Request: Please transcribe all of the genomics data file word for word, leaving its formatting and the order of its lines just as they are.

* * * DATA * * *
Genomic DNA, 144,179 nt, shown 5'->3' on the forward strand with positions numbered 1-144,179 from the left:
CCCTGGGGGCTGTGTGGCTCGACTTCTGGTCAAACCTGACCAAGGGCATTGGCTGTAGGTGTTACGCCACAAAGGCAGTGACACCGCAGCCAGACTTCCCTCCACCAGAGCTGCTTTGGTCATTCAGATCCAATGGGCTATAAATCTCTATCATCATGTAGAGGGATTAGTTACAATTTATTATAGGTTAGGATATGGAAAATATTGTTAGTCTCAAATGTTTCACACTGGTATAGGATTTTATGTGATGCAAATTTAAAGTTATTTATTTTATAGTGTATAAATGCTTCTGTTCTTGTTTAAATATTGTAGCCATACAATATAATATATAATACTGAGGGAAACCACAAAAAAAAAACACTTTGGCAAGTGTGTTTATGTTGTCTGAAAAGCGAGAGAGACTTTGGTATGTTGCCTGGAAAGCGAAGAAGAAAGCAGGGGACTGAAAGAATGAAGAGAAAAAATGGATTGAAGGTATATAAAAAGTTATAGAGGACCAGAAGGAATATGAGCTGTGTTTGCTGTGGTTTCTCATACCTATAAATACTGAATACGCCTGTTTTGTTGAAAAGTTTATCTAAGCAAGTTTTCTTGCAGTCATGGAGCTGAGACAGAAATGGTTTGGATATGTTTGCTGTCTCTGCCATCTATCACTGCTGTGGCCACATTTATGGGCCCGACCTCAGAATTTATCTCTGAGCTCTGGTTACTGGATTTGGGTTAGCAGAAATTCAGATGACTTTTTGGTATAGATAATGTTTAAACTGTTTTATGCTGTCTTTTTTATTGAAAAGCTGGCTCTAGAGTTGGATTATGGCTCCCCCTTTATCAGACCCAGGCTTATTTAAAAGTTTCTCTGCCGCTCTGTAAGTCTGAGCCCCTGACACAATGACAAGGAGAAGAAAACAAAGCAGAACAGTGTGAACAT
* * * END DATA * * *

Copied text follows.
Genomic DNA, 144,179 nt, shown 5'->3' on the forward strand with positions numbered 1-144,179 from the left:
CCCTGGGGGCTGTGTGGCTCGACTTCTGGTCAAACCTGACCAAGGGCATTGGCTGTAGGTGTTACGCCACAAAGGCAGTGACACCGCAGCCAGACTTCCCTCCACCAGAGCTGCTTTGGTCATTCAGATCCAATGGGCTATAAATCTCTATCATCATGTAGAGGGATTAGTTACAATTTATTATAGGTTAGGATATGGAAAATATTGTTAGTCTCAAATGTTTCACACTGGTATAGGATTTTATGTGATGCAAATTTAAAGTTATTTATTTTATAGTGTATAAATGCTTCTGTTCTTGTTTAAATATTGTAGCCATACAATATAATATATAATACTGAGGGAAACCACAAAAAAAAAACACTTTGGCAAGTGTGTTTATGTTGTCTGAAAAGCGAGAGAGACTTTGGTATGTTGCCTGGAAAGCGAAGAAGAAAGCAGGGGACTGAAAGAATGAAGAGAAAAAATGGATTGAAGGTATATAAAAAGTTATAGAGGACCAGAAGGAATATGAGCTGTGTTTGCTGTGGTTTCTCATACCTATAAATACTGAATACGCCTGTTTTGTTGAAAAGTTTATCTAAGCAAGTTTTCTTGCAGTCATGGAGCTGAGACAGAAATGGTTTGGATATGTTTGCTGTCTCTGCCATCTATCACTGCTGTGGCCACATTTATGGGCCCGACCTCAGAATTTATCTCTGAGCTCTGGTTACTGGATTTGGGTTAGCAGAAATTCAGATGACTTTTTGGTATAGATAATGTTTAAACTGTTTTATGCTGTCTTTTTTATTGAAAAGCTGGCTCTAGAGTTGGATTATGGCTCCCCCTTTATCAGACCCAGGCTTATTTAAAAGTTTCTCTGCCGCTCTGTAAGTCTGAGCCCCTGACACAATGACAAGGAGAAGAAAACAAAGCAGAACAGTGTGAACAT